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Poetry

Bree A. Rolfe

rolfe author photo-1

Photo by Cynthia L. Miller

Bree A. Rolfe never really left the nineties. She often finds herself combing the internet for episodes of 120 Minutes and accidentally dressing like an extra in a Nirvana video. She worked as a music journalist for ten years before she decided she wanted to dedicate her life to writing poetry and teaching. And while she does indeed love poetry and literature, her true love is Dawson’s Creek. If she could bring it back and be a writer, she totally would. She lives in Austin, TX where she teaches writing and literature to the reluctant, but always lovable, teenagers at James Bowie High School. Her work has appeared in Saul Williams’ poetry anthology Chorus: A Literary Mixtape, the Barefoot Muse Anthology Forgetting Home: Poems About Alzheimer’s, the Redpaint Hill Anthology Mother is a Verb, and 5AM Magazine. She holds an MFA from the Writing Seminars at Bennington College. You can read some of her work at breerolfe.com

 

Besides the ones where we’ve been

If there were new places for us,
I would think they’d have hammocks
putting our faces inches apart,
smooshing us closer together.

There would be streetlights and we’d dance
even if we’d have to stop for cars,
even if neither of us liked the song.

Grooves worn and set—the places
we’ve been rubbed raw,
turning slow, grating circles.

The unintelligible point we never get to
(the middle of the night text)

We always send, but promptly forget
the cryptic message.

In backyards, we regret losing—
the letters we burned on a gas grill.

Like the perfect black ink on your bare back,
I’d want the new places to stand out:

I’d want to them to shimmer, like washing
the words off and forgetting they were there.

No matter how hard we tried, I’d want
them to be places we could never get back to.
I’d want them to be unfathomable.

The ever-living ghost of what once was…*

Imagine, Tom Petty and my mother,
the same age, sharing a Scorpion Bowl
in whatever semblance of heaven
I’ve assembled to make myself feel better.

There was the day on our front steps
when I was eight, where she stepped
on a grasshopper I told her to avoid,
she didn’t listen and crushed it.
When I flipped, my father said…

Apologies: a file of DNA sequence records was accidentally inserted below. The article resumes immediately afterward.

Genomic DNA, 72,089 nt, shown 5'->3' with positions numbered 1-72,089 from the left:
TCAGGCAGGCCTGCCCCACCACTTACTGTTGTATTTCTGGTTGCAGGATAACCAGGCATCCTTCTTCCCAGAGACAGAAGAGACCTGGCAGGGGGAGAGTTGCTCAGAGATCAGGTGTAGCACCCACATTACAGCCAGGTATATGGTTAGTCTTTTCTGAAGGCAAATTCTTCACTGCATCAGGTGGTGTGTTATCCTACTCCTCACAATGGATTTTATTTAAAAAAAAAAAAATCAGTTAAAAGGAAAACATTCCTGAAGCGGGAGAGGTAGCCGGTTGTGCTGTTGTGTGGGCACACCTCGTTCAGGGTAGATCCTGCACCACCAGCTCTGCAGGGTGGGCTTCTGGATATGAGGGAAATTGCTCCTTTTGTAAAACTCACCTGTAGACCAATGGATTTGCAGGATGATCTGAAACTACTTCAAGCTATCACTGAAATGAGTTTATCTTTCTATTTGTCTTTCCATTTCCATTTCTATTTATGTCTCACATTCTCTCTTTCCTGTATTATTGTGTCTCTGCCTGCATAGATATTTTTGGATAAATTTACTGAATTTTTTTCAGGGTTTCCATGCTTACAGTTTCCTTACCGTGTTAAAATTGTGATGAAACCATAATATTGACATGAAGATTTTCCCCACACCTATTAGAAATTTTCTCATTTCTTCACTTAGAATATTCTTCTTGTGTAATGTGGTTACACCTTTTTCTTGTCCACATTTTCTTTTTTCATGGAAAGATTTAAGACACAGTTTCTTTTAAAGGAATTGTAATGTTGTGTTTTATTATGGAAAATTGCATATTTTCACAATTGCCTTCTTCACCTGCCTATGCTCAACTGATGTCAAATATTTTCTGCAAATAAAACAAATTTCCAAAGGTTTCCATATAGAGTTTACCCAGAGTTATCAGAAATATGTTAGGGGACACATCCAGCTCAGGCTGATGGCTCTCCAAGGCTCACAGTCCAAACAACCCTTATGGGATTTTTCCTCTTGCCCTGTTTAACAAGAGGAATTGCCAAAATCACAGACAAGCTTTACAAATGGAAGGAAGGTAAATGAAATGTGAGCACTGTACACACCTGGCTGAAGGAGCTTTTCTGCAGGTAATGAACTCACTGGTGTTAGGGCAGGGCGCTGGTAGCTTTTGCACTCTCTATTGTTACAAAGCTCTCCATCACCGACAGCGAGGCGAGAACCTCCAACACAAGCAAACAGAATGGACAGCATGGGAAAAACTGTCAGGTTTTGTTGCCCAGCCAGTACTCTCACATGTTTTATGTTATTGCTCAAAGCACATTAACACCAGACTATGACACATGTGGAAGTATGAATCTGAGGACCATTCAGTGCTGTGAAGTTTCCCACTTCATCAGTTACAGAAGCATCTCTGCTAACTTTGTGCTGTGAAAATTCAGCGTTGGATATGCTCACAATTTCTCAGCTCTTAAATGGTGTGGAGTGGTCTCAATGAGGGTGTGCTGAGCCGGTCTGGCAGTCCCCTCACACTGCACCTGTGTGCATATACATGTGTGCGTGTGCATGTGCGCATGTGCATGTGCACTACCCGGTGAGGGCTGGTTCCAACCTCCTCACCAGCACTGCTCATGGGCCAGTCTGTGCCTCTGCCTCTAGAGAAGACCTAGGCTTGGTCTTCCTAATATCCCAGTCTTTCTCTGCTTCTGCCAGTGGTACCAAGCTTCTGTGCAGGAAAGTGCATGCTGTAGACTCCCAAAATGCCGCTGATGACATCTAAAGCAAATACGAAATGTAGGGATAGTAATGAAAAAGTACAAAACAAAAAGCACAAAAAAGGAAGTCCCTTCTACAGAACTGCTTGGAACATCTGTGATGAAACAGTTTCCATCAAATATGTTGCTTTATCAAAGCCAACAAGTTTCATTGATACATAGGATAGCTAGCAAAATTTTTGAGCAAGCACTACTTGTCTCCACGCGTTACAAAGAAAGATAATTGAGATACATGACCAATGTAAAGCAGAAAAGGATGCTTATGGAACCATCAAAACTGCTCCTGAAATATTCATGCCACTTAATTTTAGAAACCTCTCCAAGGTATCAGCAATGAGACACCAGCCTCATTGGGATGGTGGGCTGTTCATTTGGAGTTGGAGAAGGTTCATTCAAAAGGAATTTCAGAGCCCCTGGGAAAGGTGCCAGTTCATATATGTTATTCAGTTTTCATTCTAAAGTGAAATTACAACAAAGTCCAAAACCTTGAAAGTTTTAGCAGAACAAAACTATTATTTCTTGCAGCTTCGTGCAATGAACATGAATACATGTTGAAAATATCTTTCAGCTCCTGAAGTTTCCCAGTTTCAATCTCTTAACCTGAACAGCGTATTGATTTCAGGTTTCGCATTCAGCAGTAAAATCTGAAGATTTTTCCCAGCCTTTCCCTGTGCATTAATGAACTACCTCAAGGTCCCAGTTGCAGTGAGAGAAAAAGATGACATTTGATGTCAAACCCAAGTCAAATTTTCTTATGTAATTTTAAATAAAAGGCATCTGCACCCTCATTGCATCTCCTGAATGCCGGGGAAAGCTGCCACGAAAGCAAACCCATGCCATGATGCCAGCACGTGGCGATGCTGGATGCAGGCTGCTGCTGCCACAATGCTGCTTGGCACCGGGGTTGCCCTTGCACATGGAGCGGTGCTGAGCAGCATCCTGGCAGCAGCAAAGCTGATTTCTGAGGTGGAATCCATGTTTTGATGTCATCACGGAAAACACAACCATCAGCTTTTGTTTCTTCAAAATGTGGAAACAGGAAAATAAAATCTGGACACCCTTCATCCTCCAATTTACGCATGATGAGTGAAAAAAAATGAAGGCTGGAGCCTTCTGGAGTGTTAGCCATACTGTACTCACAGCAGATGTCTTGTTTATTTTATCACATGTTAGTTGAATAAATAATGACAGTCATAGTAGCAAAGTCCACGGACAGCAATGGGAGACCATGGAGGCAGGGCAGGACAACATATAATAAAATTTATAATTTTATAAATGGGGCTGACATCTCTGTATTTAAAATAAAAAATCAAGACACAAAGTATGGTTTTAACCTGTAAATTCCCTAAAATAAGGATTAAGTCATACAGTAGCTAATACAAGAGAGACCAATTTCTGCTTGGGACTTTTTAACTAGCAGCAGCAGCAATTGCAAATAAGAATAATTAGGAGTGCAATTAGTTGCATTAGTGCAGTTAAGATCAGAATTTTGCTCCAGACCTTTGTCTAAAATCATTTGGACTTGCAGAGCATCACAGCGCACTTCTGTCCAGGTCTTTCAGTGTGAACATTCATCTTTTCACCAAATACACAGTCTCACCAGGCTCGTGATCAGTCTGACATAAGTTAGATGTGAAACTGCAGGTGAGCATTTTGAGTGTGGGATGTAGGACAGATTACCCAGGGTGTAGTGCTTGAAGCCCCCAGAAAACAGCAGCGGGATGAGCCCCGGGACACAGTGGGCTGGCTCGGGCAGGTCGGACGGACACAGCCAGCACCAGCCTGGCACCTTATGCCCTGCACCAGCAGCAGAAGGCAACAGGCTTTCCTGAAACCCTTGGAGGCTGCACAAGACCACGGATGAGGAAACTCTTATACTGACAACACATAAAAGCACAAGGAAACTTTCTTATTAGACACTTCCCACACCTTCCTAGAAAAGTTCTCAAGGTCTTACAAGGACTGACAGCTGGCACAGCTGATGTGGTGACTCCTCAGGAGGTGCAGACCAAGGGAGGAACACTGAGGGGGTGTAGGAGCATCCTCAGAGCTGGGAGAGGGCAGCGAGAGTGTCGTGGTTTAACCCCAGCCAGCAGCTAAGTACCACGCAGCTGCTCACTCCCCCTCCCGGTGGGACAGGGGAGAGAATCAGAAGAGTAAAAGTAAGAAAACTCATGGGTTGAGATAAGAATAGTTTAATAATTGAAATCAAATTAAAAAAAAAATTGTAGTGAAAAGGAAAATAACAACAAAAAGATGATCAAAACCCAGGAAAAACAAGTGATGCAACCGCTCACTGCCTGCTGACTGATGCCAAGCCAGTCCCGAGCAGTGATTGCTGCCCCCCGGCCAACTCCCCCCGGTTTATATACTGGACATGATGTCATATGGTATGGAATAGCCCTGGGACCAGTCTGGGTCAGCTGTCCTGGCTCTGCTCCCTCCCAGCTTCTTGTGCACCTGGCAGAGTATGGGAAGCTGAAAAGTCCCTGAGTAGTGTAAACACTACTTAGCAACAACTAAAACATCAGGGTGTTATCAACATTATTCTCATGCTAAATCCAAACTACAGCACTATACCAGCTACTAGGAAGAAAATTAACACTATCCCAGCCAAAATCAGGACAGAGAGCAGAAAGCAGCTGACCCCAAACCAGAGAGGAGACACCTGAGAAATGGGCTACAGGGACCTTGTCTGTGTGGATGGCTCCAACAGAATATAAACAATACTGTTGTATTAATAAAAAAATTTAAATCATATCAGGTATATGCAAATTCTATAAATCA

Gayle, she tried to tell you

I built a house for that grasshopper
out of a matchbox but really who has
an actual matchbox for wooden matches?

Is there a ghost in my house?

One night, I came home with my friends—
completely high—maybe drunk
as she backed her Toyota Camry out
of the driveway. I leaned into the driver’s side
window, expecting to be in trouble,
but she said go into the house.
I’ll be back. Everything is going to be okay.

Later, I came home at dawn tripping
with fresh, hot donuts from the grocery store.
My dad left without a word because
he had traffic and manual
labor to deal with. My mother, heading
to the hospital where she worked,
muttered something like you’re going
to get it when I get home.

But I decided that morning, in a fog
of dough and acid, I am an adult.
If I want to come home at 6 am
with my dude friends, then it’s fine

We huddled in the basement.
Watched Troll 2 out of pinhole eyes—
freaked out and in love
like when you’re night swimming
and remember there’s a dead cow
at the bottom of John’s Pond

or that you got away with being fucked
up because your dad was cheating
on your mom. That no one noticed
you were crying in that sliver
of a bathroom or that you were making
out in the backyard with a boy
who had a prison tattoo of some other
girl’s name or that the trampoline
had a tear half way through it and soon,
someone who fall through, break something,
and it would totally be all your fault.

*from “No One’s Gonna Love You More Than I Do” by Band of Horses

Maine/ Montreal

We went to Montreal— okay, so it was
Maine, but there was a cobblestone square—
We walked through it late at night.

You and I on a hotel bed. And the fight
that made everything over.
Or the one you still say is the end.

And in the photographs on the wall
I could see it— Pavement ends soon.
And then, a dead fish.
Sometimes we fight our way out
and sometimes we fold in.

In fake Montreal because I talked
you out of real Montreal—there was a girl
on a dance floor and you fell

in love right in front of me.
And this was the end— not
what you said on the bed.

And most Decembers, you’ll say
you love me. And most Decembers,
I won’t believe you.
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